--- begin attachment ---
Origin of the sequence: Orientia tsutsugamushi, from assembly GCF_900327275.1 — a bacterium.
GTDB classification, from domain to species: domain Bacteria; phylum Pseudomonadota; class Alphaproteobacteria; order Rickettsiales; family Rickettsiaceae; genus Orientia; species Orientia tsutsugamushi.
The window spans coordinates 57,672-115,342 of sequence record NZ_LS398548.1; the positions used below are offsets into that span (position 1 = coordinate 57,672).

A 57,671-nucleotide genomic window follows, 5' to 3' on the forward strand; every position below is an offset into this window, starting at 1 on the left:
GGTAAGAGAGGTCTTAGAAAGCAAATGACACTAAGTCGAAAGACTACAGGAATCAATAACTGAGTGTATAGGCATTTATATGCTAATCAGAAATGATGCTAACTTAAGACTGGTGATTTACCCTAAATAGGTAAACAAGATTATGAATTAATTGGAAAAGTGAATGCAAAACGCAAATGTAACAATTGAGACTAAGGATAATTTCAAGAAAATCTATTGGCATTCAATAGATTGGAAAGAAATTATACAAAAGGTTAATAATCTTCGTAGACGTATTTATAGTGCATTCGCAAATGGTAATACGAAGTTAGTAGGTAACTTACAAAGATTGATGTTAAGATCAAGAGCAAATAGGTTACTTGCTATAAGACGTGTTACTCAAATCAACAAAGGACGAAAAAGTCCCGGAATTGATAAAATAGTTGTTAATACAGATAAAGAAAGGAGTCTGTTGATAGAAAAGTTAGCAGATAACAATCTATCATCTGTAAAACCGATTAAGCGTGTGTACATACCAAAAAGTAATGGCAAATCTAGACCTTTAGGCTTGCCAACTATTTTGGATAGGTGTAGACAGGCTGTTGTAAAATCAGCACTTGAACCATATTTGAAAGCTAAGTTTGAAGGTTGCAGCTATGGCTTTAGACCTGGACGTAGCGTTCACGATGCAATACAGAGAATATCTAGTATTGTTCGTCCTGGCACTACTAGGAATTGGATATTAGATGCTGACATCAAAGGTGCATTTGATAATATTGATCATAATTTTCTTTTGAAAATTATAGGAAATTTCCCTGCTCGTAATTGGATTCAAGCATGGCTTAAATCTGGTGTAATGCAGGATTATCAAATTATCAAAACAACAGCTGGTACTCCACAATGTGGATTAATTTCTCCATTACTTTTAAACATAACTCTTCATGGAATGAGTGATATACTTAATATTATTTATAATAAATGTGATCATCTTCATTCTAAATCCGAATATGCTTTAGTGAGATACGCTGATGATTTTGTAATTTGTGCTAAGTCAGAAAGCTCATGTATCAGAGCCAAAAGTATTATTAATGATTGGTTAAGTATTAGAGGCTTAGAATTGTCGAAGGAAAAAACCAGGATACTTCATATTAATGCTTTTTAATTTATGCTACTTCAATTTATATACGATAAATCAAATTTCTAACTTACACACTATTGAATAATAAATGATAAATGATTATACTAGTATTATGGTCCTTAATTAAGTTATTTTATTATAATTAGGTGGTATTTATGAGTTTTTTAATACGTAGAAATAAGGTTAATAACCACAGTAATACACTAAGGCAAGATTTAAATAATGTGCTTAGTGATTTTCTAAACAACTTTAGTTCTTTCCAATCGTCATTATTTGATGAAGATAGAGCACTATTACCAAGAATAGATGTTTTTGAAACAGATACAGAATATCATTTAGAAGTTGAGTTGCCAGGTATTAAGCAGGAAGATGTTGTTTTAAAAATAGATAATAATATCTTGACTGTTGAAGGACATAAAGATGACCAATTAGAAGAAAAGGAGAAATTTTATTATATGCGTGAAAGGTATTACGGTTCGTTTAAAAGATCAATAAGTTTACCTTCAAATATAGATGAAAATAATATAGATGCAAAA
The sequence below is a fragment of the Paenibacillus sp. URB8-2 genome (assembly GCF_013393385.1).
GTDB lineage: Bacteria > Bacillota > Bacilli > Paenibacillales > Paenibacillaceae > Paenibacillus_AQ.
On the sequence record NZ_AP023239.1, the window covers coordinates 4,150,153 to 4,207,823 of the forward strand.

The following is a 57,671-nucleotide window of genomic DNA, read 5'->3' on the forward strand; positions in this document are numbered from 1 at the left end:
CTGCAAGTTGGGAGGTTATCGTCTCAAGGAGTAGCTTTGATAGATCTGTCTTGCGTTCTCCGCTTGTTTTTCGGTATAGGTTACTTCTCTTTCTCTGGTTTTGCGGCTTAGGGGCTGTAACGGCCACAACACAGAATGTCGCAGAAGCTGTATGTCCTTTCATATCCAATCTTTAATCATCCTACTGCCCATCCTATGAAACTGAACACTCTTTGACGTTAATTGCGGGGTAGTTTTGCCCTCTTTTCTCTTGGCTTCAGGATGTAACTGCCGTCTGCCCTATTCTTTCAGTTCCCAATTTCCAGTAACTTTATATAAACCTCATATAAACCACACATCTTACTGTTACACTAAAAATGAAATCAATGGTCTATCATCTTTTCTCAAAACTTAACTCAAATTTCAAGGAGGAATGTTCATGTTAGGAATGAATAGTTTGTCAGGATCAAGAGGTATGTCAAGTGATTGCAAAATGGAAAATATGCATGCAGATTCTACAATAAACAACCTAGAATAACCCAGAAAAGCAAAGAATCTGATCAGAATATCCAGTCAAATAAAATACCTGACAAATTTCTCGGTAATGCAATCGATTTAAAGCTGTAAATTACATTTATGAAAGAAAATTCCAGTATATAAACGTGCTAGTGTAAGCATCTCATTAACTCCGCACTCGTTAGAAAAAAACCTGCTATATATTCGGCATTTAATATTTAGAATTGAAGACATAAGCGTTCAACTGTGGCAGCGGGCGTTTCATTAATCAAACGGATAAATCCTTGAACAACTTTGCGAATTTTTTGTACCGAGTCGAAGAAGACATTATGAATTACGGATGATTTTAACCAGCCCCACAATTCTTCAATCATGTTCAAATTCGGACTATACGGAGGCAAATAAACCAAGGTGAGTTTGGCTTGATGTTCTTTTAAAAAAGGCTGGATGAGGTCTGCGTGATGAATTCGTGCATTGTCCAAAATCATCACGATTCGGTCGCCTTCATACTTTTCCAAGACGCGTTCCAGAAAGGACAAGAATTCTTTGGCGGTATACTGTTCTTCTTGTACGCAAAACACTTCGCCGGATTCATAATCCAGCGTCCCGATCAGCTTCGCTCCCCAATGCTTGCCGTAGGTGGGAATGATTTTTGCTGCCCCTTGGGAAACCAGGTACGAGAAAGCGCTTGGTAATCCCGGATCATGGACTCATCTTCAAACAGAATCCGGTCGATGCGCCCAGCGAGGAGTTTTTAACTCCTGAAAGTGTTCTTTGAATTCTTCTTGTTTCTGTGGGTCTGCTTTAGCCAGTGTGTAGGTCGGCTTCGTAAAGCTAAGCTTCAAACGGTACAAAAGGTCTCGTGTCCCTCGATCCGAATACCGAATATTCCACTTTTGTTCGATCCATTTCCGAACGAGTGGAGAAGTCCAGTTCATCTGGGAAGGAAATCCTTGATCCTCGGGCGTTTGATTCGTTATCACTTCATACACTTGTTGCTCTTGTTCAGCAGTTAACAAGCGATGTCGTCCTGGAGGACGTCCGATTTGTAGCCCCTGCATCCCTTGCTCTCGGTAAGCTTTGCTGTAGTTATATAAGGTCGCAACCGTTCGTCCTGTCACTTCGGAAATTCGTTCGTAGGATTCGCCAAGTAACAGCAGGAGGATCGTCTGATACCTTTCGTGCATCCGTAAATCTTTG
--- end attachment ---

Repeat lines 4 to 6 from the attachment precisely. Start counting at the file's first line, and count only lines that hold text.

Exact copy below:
A 57,671-nucleotide genomic window follows, 5' to 3' on the forward strand; every position below is an offset into this window, starting at 1 on the left:
GGTAAGAGAGGTCTTAGAAAGCAAATGACACTAAGTCGAAAGACTACAGGAATCAATAACTGAGTGTATAGGCATTTATATGCTAATCAGAAATGATGCTAACTTAAGACTGGTGATTTACCCTAAATAGGTAAACAAGATTATGAATTAATTGGAAAAGTGAATGCAAAACGCAAATGTAACAATTGAGACTAAGGATAATTTCAAGAAAATCTATTGGCATTCAATAGATTGGAAAGAAATTATACAAAAGGTTAATAATCTTCGTAGACGTATTTATAGTGCATTCGCAAATGGTAATACGAAGTTAGTAGGTAACTTACAAAGATTGATGTTAAGATCAAGAGCAAATAGGTTACTTGCTATAAGACGTGTTACTCAAATCAACAAAGGACGAAAAAGTCCCGGAATTGATAAAATAGTTGTTAATACAGATAAAGAAAGGAGTCTGTTGATAGAAAAGTTAGCAGATAACAATCTATCATCTGTAAAACCGATTAAGCGTGTGTACATACCAAAAAGTAATGGCAAATCTAGACCTTTAGGCTTGCCAACTATTTTGGATAGGTGTAGACAGGCTGTTGTAAAATCAGCACTTGAACCATATTTGAAAGCTAAGTTTGAAGGTTGCAGCTATGGCTTTAGACCTGGACGTAGCGTTCACGATGCAATACAGAGAATATCTAGTATTGTTCGTCCTGGCACTACTAGGAATTGGATATTAGATGCTGACATCAAAGGTGCATTTGATAATATTGATCATAATTTTCTTTTGAAAATTATAGGAAATTTCCCTGCTCGTAATTGGATTCAAGCATGGCTTAAATCTGGTGTAATGCAGGATTATCAAATTATCAAAACAACAGCTGGTACTCCACAATGTGGATTAATTTCTCCATTACTTTTAAACATAACTCTTCATGGAATGAGTGATATACTTAATATTATTTATAATAAATGTGATCATCTTCATTCTAAATCCGAATATGCTTTAGTGAGATACGCTGATGATTTTGTAATTTGTGCTAAGTCAGAAAGCTCATGTATCAGAGCCAAAAGTATTATTAATGATTGGTTAAGTATTAGAGGCTTAGAATTGTCGAAGGAAAAAACCAGGATACTTCATATTAATGCTTTTTAATTTATGCTACTTCAATTTATATACGATAAATCAAATTTCTAACTTACACACTATTGAATAATAAATGATAAATGATTATACTAGTATTATGGTCCTTAATTAAGTTATTTTATTATAATTAGGTGGTATTTATGAGTTTTTTAATACGTAGAAATAAGGTTAATAACCACAGTAATACACTAAGGCAAGATTTAAATAATGTGCTTAGTGATTTTCTAAACAACTTTAGTTCTTTCCAATCGTCATTATTTGATGAAGATAGAGCACTATTACCAAGAATAGATGTTTTTGAAACAGATACAGAATATCATTTAGAAGTTGAGTTGCCAGGTATTAAGCAGGAAGATGTTGTTTTAAAAATAGATAATAATATCTTGACTGTTGAAGGACATAAAGATGACCAATTAGAAGAAAAGGAGAAATTTTATTATATGCGTGAAAGGTATTACGGTTCGTTTAAAAGATCAATAAGTTTACCTTCAAATATAGATGAAAATAATATAGATGCAAAA
The sequence below is a fragment of the Paenibacillus sp. URB8-2 genome (assembly GCF_013393385.1).